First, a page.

HARRY S. TRUMAN. THE WHITE HOUSE, April 10, 1952.

REORGANIZATION PLAN No. 3 OF 1952

(Prepared by the President and transmitted to the Senate and the House of Representatives

in Congress assembled, April 10, 1952, pursuant to the provisions of the Reorganization Act of 1949, approved June 20, 1949)

BUREAU OF CUSTOMS SECTION 1. Abolition of existing offices.-All offices in the Bureau of Customs of the Treasury Department of collector of customs, comptroller of customs, surveyor of customs, and appraiser of merchandise to which appointments are required to be made by the President, by and with the advice and consent of the Senate, are abolished. Except as to the functions abolished by this plan, the functions of the said offices shall be assigned to such civil-service positions as the Secretary of the Treasury may specify. The Secretary of the Treasury shall make such provisions as he shall deem necessary respecting the winding up of the affairs of any officer whose office is abolished by the provisions of this section.

SEC. 2. Establishment of new offices.-There are established in the Bureau of Customs so many new offices not in excess of twenty existing at any one time, with such title or titles, as the Secretary of the Treasury shall from time to time determine. Each officer provided for in this section shall be appointed by the Secretary of the Treasury under the classified civil service and shall receive compensation which shall be fixed from time to time pursuant to the classification laws, as now or hereafter amended, except that the compensation may be fixed without regard to the numerical limitations on positions set forth in section 505 of the Classification Act of 1949, as amended (5 U. S. C. 1105).

Sec. 3. Abolition of functions.-(a) There are hereby abolished the following functions, all of which were transferred to the Secretary of the Treasury by Reorganization Plan No. 26 of 1950 :

(1) The functions prescribed for the collector of customs, the comptroller of customs, the surveyor of customs, and the appraiser of merchandise by

section 3 of the Act of March 4, 1923, chapter 251, 42 Statutes 1453 (19 . U. S. C. 7);

. (2) The functions prescribed for the assistant collector of customs, the assistant comptroller of customs, the assistant surveyor of customs, and the

chief assistant appraiser of merchandise by section 2629 of the Revised Statutes, as amended (19 U. S. C. 8);

(3) The functions prescribed for the surveyor of customs by section 2627 of the Revised Statutes, as amended (19 U. S. C. 40);

(4) The functions prescribed for the appraiser of merchandise by section 2944 of the Revised Statutes (19 U. S. C. 56);

(5) The functions prescribed for the collector of customs and the surveyor of customs by section 2648 of the Revised Statutes, as amended (19 U. S. C. 57);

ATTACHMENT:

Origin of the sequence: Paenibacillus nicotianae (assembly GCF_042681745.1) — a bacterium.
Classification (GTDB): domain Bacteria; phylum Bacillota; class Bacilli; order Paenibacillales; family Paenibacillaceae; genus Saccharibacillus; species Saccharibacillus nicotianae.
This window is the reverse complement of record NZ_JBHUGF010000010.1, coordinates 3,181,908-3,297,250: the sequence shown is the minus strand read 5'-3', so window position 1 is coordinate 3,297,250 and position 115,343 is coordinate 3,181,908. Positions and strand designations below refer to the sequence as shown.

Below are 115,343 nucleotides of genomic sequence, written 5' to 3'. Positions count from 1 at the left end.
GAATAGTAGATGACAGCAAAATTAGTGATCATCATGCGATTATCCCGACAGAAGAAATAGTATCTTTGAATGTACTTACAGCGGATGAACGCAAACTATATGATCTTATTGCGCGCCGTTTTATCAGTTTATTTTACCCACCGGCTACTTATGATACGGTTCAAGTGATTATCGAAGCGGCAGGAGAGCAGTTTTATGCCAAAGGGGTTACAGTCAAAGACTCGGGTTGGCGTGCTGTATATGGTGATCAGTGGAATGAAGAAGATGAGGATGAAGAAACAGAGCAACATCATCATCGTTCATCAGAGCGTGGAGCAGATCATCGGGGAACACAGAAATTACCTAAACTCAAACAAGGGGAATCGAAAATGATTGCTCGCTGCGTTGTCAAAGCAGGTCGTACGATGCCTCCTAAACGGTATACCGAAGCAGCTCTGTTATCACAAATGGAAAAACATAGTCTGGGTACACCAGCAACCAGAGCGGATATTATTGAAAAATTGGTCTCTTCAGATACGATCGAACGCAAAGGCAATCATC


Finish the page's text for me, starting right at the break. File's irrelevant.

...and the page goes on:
(6) The functions prescribed for the collector of customs, the comptroller of customs, the surveyor of customs, and the appraiser of merchandise by the Act of December 18, 1890, chapter 22, 26 Statutes 690, as amended (19 U. S. C. 62);

(7) The functions prescribed for the comptroller of customs by sections 2621 and 2626 of the Revised Statutes and sections 439, 440, and 523 of the Tariff Act of 1930 (19 U. S. C. 33, 39, 1439, 1440, 1523);

(8) The functions prescribed for the collector of customs, the comptroller of customs, and the surveyor of customs by sections 2635, 2639, 2640, 2641, 2613, and 2647 of the Revised Statutes, as amended (19 U. S. C. 59, 42, 43, 44, 45, 55);

(9) The functions prescribed for the comptroller of customs and the surveyor of customs by section 3650 of the Revised Statutes, as amended (31 U. S. C. 549); and

(10) The functions prescribed for the collector of customs by sections 2621, 2622, and 2623 of the Revised Statutes, as amended (19 U. S. C.

33, 34, 35). (b) The abolition of functions by subsection (a) of this section shall not be construed as

(1) Modifying requirements of laws not specified herein which contain requirements substatnially identical with, or similar to, any of those contained in statutes enumerated in this section;

(2) Precluding the Secretary of the Treasury from exercising his existing authority to require any officer or employee of the Customs Service to perform functions of the types which are hereby abolished; or

(3) Authorizing or permitting any officer or agency outside the Department of the Treasury to perform any function now vested by law in the

Secretary of the Treasury. SEC 4. Effective dates.-(a) With respect to offices having a specified statu. tory term of office the provisions of section 1 of this reorganization plan shall become effective as follows: (1) In the case of each office in which there is no incumbent on the date determined under section 6 (a) of the Reorganization Act of 1949, or in which the incumbent is then holding over atfer the expiration of his term of office, the effective date shall be such date as the Secretary of the Treasury shall specify, but in no event later than January 1, 1953; and (2) in the case of each office in which an incumbent is, on the date determined under the said section 6 (a), serving under an appointment for a specified term of office which has not expired, the effective date shall be the date on which the term of office expires, or any earlier date on which the office becomes vacant.